The sixth democratic Parliament has had a demanding 28 weeks since its establishment following the May general election. On the agenda were 31 Bills revived from the stage at which they lapsed when the previous Parliament’s term ended – and another 13 new Bills. It is these new bills which are likely to dominate the conversation in 2020, as they propose major changes around property and healthcare.
BusinessTech looked at this new legislation in more detail below.
Land expropriation without compensation
The parliamentary committee on land expropriation published its new draft bill for public comment on 6 December.
The draft Bill aims to amend the Constitution to provide that, where land and any improvements on it are expropriated for the purposes of land reform, the amount of compensation payable may be nil.
However, the bill itself does not specify the circumstances when no compensation may be given.
Instead, it states that a separate piece of national legislation must set out the specific circumstances where a court may determine that the amount of compensation is nil.
Written submissions on the bill must be received by no later than 31 January 2020.
The Portfolio Committee on Health has embarked on a public participation process involving written submissions and public hearings around the new National Health Insurance Bill.
The bill promises universal health coverage to every South Africa, but will also act as form of ‘compulsory insurance’ as the NHI Fund acts as a single purchaser and single-payer of healthcare services in South Africa.
Under current legislation, a medical scheme member generally chooses the doctor, hospital and specialist and the medical scheme refunds that expense to the member, or for convenience directly to the provider of the service.
Under NHI, the Fund purchases the health care service “on behalf of the user” (mainly South African citizens and permanent residents) at accredited healthcare providers free of charge at point of care.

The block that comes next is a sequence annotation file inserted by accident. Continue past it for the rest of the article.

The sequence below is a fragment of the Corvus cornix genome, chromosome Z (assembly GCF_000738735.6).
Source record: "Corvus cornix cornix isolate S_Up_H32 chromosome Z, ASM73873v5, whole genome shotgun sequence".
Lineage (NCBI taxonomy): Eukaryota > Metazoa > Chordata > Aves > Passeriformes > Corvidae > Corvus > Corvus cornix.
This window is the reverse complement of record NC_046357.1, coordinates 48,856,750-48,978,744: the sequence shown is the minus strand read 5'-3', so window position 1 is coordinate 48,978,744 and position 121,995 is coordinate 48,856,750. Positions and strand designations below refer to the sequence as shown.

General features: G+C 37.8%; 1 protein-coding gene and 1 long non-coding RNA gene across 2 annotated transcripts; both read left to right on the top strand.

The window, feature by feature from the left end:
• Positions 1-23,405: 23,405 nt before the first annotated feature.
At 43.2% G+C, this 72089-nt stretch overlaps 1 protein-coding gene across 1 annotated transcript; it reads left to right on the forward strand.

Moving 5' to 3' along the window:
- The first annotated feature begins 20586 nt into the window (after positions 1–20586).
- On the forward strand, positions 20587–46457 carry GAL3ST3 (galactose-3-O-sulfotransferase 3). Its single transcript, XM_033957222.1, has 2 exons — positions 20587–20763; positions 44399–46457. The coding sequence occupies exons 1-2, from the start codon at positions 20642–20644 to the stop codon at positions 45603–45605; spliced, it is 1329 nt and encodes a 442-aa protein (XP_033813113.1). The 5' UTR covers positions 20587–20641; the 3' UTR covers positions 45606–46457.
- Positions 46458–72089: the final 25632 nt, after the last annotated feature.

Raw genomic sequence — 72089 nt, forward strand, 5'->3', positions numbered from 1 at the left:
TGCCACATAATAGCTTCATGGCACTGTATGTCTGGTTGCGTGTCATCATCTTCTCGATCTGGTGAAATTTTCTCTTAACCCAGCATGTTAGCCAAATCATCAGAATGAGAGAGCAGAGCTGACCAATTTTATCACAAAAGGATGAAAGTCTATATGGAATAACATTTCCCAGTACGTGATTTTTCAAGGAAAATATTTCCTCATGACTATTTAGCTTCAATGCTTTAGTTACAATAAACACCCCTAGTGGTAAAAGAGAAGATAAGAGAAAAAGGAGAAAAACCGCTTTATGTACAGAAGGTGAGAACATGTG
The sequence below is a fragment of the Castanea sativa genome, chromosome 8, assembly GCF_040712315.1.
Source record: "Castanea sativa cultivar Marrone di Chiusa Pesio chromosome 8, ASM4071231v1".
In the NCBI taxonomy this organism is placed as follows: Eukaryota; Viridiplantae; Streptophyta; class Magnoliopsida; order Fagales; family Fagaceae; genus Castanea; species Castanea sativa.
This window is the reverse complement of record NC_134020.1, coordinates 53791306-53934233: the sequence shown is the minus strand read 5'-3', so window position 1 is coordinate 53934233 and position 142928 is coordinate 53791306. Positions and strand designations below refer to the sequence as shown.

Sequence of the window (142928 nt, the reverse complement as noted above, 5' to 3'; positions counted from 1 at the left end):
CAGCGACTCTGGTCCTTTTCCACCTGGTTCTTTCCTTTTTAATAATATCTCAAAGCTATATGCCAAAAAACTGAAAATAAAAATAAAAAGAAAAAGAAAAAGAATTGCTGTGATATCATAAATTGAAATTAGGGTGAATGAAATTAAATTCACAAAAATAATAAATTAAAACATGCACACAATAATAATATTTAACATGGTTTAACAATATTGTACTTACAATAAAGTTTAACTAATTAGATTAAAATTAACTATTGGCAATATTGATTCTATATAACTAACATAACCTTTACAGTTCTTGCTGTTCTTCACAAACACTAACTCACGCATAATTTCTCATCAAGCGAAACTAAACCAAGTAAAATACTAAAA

While the NHI is only expected to be introduced in several years time, government and regulators have already begun making major changes in preparation for the new system.
There has been heavy opposition to the bill from both opposition parties and the private sector and this is likely to continue into 2020.
Nationalising Reserve Bank
Parliament officially revived the bill which proposes the nationalisation of South Africa’s Reserve Bank in October 2019.
The bill – that spooked investors when first unveiled a year ago – comes at an awkward time for President Cyril Ramaphosa, who is on an investment drive to boost an ailing economy.
In August 2018, the EFF tabled the South African Reserve Bank Amendment Bill, which seeks to nationalise the central bank.
South Africa’s central bank is one of the few in the world that’s still owned by private shareholders.
The draft bill provides for the following:
- The State as the sole shareholder of the shares in the Bank;
- The responsibility of the President of the Republic in consultation with the Minister of Finance and Parliament to appoint the Governor, Deputy Governors and all other directors of the Bank; and
- The role of the Minister of Finance as a shareholder to exercise the rights attached to the shares in the Bank.
While the bill is a ‘private members bill’, it aligns with the ruling ANC’s own position on nationalising the Reserve Bank which means it may gain traction from the ruling party.
However, the government may ultimately decide to publish its own draft bill around nationalisation instead of using the EFF’s framework.